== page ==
The cash out feature has unquestionably revolutionised the way that we bet online over the last decade or so. There are few features that have become so prevalent so quickly in the industry, and with pretty much all major bookies now offering the feature it’s important to know how the process works and if it offers any value.
The bookmakers will have you believe that the cash out feature is a bettors best friend, there for locking in a profit or limiting a loss. Previously you would just have to let these things ride, but now you can close bets early and be on your way.
They make it all sound very easy and very innocent, but the reality is that the bookmaker makes good money from bets that are being cashed out. Just like when you place the bet, they have worked in a margin to the cash out price and make their money again. So although it may seem like a great deal from the punter’s point of view, rarely, if ever does it offer good value even when it is the right call.
The first part of this article first needs to address the overround that bookmakers charge. This is sometimes referred to as ‘vig’, ‘juice’ or just simply as the bookmaker’s ‘margin’. It’s basically the percentage that the bookie will take as profit from each market. We’ve loads of articles that go into this in depth, so if you want to learn more about how this works, then go check those out first.
Overround is applied to every market that you bet on. Here’s a quick example of the overround charged by BetVictor on the Match Result market between Liverpool and Norwich.
- Liverpool to win = 1.167 = 85.7% implied probability
- Draw = 8.5 = 11.8% implied probability
- Norwich to win = 21.0 = 4.8% implied probability
- Total implied probability = 102.3% – 100 = Overround 2.3%
From the above example we see that BetVictor are going to take 2.3% of all bets made as their margin for this game. This is actually quite low for a betting market as BetVictor are known for having great odds on football, which is good for the punter. Anything lower than 5% is considered to be pretty good going and anything higher is not great.
You pay the overround for each bet that is placed because of the odds you are given. The punter never gets true odds here as the margin is higher, if you get the margin to 100% then you will have what the bookmaker considers to be true odds, but this is rarely, if ever the case.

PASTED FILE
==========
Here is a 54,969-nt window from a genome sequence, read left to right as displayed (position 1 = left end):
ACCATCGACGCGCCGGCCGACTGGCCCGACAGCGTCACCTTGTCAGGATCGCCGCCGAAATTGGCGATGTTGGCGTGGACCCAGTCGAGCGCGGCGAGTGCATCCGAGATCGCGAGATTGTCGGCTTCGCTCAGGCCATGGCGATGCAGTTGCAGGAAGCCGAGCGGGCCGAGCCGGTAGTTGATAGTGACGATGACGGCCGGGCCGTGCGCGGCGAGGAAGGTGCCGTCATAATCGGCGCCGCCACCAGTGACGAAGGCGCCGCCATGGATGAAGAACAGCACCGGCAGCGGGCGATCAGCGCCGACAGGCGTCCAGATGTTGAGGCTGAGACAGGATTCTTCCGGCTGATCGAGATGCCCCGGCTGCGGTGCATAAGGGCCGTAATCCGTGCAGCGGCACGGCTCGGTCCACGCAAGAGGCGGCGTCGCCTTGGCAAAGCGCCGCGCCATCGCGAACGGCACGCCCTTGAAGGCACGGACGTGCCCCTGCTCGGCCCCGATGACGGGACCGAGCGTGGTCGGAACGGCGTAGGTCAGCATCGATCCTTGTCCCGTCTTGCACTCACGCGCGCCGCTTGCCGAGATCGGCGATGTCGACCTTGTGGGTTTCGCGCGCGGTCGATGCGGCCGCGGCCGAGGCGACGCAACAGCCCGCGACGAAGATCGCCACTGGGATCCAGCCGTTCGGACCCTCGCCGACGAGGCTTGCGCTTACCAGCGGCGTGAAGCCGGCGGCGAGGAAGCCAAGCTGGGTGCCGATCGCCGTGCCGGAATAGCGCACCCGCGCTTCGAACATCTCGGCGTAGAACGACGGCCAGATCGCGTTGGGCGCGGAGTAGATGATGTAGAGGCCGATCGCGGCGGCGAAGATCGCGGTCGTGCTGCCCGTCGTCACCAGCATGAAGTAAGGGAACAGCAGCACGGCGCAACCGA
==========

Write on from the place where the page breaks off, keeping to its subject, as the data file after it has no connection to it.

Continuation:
If we look at the draw result as our example, we can see that BetVictor are offering odds of 8.5. If we take into account that the overround has been applied, we can state that the true odds for the draw might be nearer 9.0. The difference is their cut.
Let’s say we place a £10 bet on the draw at odds of 8.5. This means that our £10 bet will return £85 if the draw comes in.
But what you will notice is that as soon as you place your bet the bookmaker will offer you a cash out price that is less than your original bet. The majority will offer a price of 5% less than the stake that you have placed. So, this would be £9.50 before a ball has been kicked.
This is because not only do you pay for the overround on the original bet but you also pay for the overround on the cash out bet as well, and in a lot of cases this number is higher than that of the original overround. If you were to cash out before the game had started, you would have paid two lots of overround to the bookmaker and you are down 50p from your £10 wager.
Let’s assume we leave the bet to run and the game gets to half time at 0-0. The bookies have changed the price of the draw to just 6.00 as it now looks more likely. A fresh £10 bet at this point would now only return £60.
However, as we have already made our bet our odds stay at 8.5, but our cash out odds are adjusted based on the current price. If we run this through a cash out calculator, we can see that we should be getting around £14.17 as our cash out price at this point – a profit of £4.17.